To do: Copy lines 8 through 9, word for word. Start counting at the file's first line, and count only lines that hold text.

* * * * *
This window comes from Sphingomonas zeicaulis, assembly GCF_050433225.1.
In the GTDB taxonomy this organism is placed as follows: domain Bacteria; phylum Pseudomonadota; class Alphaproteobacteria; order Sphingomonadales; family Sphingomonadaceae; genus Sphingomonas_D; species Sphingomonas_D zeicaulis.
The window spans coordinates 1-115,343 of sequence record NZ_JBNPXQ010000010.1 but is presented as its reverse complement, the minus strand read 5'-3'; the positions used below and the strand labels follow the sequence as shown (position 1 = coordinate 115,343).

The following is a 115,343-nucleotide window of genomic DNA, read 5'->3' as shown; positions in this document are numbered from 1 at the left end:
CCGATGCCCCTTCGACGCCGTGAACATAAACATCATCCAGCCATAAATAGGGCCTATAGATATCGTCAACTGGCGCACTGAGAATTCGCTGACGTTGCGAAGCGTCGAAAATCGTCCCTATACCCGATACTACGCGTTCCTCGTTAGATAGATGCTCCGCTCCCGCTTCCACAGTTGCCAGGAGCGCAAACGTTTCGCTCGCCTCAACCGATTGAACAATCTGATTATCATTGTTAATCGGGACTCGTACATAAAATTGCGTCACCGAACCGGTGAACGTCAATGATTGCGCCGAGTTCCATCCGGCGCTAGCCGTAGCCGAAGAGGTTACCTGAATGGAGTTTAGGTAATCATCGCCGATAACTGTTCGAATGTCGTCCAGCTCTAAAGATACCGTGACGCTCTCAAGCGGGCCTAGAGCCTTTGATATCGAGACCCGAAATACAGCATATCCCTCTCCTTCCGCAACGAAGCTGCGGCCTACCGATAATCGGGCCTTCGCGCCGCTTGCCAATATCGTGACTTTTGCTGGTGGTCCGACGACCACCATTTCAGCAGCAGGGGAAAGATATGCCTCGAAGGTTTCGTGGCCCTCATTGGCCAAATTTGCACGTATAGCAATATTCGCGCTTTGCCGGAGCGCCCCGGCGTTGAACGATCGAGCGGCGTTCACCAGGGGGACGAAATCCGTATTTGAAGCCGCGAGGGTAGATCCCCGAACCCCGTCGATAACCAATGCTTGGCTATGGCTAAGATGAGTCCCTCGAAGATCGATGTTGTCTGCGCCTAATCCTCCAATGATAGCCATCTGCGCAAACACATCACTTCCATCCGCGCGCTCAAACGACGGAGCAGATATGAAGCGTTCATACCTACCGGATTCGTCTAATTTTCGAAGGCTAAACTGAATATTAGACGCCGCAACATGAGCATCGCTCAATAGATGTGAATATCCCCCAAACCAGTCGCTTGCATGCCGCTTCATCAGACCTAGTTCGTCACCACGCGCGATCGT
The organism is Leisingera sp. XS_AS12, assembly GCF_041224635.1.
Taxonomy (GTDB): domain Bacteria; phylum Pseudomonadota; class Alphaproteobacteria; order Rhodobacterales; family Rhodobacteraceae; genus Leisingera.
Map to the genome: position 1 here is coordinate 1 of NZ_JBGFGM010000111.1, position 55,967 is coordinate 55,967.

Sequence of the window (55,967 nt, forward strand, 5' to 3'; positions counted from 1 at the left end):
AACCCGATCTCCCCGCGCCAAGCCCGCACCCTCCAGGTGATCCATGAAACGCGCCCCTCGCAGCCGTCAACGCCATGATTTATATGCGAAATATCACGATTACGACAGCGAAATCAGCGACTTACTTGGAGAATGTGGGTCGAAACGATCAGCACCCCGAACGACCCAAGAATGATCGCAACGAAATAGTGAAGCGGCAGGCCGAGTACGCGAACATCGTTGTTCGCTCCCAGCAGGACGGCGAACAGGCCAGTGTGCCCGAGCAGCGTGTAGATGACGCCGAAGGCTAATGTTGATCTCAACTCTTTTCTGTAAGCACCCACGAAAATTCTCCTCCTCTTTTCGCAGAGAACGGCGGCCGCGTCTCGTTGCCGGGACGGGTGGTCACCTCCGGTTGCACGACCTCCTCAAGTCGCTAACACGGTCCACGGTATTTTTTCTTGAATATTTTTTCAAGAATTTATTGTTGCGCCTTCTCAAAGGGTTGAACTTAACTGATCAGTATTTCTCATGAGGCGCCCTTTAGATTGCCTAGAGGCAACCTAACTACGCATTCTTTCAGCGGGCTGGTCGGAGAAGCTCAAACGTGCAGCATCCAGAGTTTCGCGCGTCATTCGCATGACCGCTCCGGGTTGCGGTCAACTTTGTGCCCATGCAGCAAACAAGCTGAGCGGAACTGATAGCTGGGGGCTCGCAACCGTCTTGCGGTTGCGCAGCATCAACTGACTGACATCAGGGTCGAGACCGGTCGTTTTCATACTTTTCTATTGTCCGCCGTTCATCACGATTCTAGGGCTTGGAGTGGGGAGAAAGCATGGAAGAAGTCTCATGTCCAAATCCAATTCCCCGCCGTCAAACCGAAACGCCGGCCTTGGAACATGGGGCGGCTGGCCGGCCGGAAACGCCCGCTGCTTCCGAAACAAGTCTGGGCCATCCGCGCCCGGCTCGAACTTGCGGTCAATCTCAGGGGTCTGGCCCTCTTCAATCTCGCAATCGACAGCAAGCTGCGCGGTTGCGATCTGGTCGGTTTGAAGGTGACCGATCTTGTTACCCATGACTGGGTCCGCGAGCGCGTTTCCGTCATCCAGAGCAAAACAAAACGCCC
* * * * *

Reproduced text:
Map to the genome: position 1 here is coordinate 1 of NZ_JBGFGM010000111.1, position 55,967 is coordinate 55,967.

Sequence of the window (55,967 nt, forward strand, 5' to 3'; positions counted from 1 at the left end):